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Gov. Phil Bredesen warned today he's against big honking tuition increases for college students, which some University of Tennessee trustees
are talking about imposing. It was the closest thing to news from the governor's media briefing
on how the state will spend its share of the federal stimulus money--$4.5 billion over the next two years.
Bredesen announced he's named assistant state comptroller Charles Harrison to track and monitor the federal money as it flows through state government. He also said he's completed his state budget proposal and plans to present it to the legislature on either March 23 or March 30.
And he reiterated how happy it makes him that he's no longer in the same company with Republican governors like Sarah Palin and Bobby Jindal in rejecting the part of the stimulus cash that goes to expand jobless benefits.
Bredesen originally worried the state might have to raise business taxes a little bit to pay for the expanded benefits once the federal money disappears in a couple of years. He caught a lot of criticism in the national media for this position. But he announced Friday that we can accept all our share of the money, after all. He changed his mind after learning that basically the state's jobless benefits are so miserly that it'll take us maybe nine years to spend all the money, which is $140 million, and by then no one will remember what happened. Here's what he said on this topic:
"We've been able to determine that we can comfortably pay for that with that money for at least six years given the current unemployment rate. So given the fact that I certainly hope that comes down, that number is probably seven or eight or nine years comfortably paid for. It may be a small issue seven or eight or nine years down the line but it kind of disappears in the rounding at that point."
Excerpts from the Q&A:
: How quickly will money start flowing to the agencies, and can you give us a sense of when you'll be ready with your own state budget?
: In terms of the state budget itself, and that's where a hunk of this money appears, it is basically put to bed to get printed and we're going to make a decision later this week as to whether I make a budget presentation on the 23rd of the 30th of this month. We have not discussed this yet with the legislature. ... The funds that are flowing through the state ... they'll all be a part of that budget. That really comes into effect on July 1st of this year. ... With regard to the other projects, there's as many answers to that question as there are projects. We're moving forward on the TDOT projects. ... Some of the energy money may take a little longer to put the structures in place. We're going to move quickly on this. When I was in Washington ... they really were giving us kind of conflicting requirements. It was one, we want all this money out the door yesterday and two, we're going to watch you like hawks to make sure it's all spent exactly precisely. That's a tough set of things to try to keep your arms around, but we're going to do it in a way that tries to move it out quickly but does it in a way that there's no embarrassment either to the administration or certainly to us.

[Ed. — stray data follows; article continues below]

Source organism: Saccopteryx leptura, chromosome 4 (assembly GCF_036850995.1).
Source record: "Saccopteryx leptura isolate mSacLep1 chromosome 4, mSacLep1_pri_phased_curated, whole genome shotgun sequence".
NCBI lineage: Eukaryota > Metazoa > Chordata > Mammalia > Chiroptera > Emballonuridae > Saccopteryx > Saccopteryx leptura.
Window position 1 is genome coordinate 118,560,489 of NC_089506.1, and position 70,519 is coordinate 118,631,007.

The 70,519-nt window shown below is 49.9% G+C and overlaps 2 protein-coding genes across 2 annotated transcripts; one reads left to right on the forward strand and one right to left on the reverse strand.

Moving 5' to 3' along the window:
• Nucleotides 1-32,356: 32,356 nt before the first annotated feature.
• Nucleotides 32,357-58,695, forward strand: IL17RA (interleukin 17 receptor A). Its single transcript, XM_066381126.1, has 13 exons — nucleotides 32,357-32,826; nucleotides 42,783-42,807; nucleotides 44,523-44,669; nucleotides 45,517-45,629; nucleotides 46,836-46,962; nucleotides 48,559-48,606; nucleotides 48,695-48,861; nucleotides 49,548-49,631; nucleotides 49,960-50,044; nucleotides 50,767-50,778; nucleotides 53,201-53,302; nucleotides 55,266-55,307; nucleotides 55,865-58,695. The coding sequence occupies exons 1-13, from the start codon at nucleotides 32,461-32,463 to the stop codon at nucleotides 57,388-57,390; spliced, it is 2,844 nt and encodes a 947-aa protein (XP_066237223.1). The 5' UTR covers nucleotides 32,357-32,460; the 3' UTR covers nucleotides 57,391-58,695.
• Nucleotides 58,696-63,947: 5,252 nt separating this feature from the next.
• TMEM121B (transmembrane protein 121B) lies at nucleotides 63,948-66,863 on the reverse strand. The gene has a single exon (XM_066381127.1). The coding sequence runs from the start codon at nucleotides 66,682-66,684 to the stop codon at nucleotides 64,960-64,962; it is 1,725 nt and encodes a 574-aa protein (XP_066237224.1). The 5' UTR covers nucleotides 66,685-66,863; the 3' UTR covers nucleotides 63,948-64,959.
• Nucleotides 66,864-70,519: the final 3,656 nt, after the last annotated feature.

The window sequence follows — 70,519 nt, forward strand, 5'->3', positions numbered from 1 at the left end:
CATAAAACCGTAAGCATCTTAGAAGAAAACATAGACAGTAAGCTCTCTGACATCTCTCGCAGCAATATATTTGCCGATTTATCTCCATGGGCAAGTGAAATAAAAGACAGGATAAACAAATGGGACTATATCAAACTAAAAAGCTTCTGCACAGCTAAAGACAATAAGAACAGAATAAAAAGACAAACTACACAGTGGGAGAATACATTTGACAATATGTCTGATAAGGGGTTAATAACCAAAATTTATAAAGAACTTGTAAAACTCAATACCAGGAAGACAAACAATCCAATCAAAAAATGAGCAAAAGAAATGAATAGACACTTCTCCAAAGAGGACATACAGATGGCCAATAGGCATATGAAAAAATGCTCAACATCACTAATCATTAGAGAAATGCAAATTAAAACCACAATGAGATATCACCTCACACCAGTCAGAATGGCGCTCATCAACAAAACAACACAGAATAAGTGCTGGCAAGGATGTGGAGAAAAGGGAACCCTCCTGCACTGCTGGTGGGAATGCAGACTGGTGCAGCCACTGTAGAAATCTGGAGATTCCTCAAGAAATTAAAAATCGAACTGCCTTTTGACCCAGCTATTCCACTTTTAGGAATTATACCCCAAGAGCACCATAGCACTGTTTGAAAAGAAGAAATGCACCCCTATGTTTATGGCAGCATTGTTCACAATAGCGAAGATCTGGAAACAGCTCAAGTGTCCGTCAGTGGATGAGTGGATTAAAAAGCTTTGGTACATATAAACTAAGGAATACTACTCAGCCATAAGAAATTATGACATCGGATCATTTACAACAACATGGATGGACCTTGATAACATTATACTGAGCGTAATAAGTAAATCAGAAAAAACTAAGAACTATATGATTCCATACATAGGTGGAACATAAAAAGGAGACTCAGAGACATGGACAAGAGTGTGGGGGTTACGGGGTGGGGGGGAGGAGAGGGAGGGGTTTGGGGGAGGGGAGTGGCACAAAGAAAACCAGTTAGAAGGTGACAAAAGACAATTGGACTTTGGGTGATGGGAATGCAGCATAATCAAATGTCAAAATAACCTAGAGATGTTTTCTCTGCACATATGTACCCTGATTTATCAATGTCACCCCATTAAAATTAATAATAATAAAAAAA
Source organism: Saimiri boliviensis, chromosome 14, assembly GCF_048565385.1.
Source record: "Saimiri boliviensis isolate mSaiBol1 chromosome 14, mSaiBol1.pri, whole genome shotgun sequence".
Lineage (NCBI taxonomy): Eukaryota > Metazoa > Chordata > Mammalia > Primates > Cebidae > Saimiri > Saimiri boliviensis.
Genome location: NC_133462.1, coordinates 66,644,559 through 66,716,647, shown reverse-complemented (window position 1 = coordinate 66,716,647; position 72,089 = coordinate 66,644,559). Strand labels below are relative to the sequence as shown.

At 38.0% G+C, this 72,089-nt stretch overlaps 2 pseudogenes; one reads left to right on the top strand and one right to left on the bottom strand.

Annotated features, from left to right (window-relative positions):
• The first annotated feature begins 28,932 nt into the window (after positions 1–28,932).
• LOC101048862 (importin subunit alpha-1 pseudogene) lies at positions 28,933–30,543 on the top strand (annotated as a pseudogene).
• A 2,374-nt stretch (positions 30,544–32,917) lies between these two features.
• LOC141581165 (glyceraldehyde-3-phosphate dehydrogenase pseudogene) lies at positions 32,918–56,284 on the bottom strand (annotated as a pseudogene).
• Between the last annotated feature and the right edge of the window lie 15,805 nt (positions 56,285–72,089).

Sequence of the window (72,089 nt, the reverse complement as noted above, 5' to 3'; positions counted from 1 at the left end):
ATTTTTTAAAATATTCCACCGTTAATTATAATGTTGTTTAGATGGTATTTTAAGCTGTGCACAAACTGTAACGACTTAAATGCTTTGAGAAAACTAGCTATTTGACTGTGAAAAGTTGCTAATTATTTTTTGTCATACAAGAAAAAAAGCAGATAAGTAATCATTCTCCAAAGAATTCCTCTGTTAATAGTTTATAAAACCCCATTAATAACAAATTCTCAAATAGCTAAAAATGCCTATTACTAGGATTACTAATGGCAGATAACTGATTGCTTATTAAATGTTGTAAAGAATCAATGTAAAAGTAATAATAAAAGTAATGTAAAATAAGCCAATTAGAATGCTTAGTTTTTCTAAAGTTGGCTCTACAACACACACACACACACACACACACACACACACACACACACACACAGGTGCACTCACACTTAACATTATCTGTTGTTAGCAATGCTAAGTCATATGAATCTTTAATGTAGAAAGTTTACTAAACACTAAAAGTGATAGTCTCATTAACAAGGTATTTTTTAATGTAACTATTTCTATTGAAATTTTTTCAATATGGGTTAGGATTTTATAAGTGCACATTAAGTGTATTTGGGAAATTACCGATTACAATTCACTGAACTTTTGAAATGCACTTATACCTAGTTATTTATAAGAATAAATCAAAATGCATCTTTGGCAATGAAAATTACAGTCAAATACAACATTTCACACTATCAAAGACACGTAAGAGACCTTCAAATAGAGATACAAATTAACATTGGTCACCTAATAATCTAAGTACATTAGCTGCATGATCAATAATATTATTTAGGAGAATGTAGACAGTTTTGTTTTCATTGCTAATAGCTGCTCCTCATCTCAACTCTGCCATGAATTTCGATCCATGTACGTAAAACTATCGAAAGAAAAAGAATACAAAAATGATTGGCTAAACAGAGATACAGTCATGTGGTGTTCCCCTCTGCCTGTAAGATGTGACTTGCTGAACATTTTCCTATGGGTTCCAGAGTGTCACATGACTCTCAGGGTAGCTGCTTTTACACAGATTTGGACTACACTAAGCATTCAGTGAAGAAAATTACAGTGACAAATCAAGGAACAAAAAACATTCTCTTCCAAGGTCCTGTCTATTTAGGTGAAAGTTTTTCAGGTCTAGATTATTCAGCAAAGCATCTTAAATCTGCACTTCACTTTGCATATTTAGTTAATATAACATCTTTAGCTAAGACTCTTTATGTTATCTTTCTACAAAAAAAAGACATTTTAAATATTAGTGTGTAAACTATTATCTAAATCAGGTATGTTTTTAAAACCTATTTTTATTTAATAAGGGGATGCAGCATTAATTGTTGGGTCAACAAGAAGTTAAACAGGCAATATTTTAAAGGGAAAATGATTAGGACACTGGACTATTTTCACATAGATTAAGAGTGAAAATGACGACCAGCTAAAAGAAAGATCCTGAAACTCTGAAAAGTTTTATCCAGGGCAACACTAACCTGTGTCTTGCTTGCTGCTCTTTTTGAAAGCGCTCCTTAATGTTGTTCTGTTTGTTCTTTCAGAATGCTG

: What can you tell Tennesseans about how this money will impact our state in a positive way?
: When you spend that kind of money, I mean I clearly think it's going to create jobs in the state. I clearly think it's going to preserve jobs in the state. In state government, it's going to preserve a substantial number of jobs that we'd have to lose otherwise. So what it really is styled to do, which is to put some money into the economy in the short term to keep people working, to keep people from being laid off, to make fuller use of the economic potential that we have, I think it's accomplishing that, and it's a lot of money. It's $4.5 billion. I mean, that's a huge amount of money. In state government, only TennCare and maybe K-12 education would be larger. It's a big dollop of money. In indirect ways, every Tennessean is going to feel the results of this. In the narrow issue of state government, it gives us 2 ½ years rather than 90 days to deal with what's happening with the economy, and as such, we'll be able to do it much more intelligently and much more painlessly.
: Could you address higher education? We still have trustees talking about the need for double-digit tuition increases.
: The short-term effect on higher education will be very strong. You will not have to see immediately these major cuts to higher education. Having said that, when you make reasonable predictions about where the economy is going to be going in the future, over the next two or three years, we are going to have to make substantial cuts in all of our departments, including higher education. ... What this does is to buy us some time to do it intelligently. ... I think what you're going to see is that higher education will have the luxury of a great deal more time and the luxury of seeing as the economy continues to develop exactly what's going to happen and make better plans for the future. It certainly has taken away the need for strong, Draconian actions in higher education.
: Does that include double-digit tuition increases?
: I have no idea what they have in mind, but I'd be very unhappy if with all this stuff happening somebody put double-digit tuition increases in place. Higher education has definitely dodged a bullet over the short term on this one.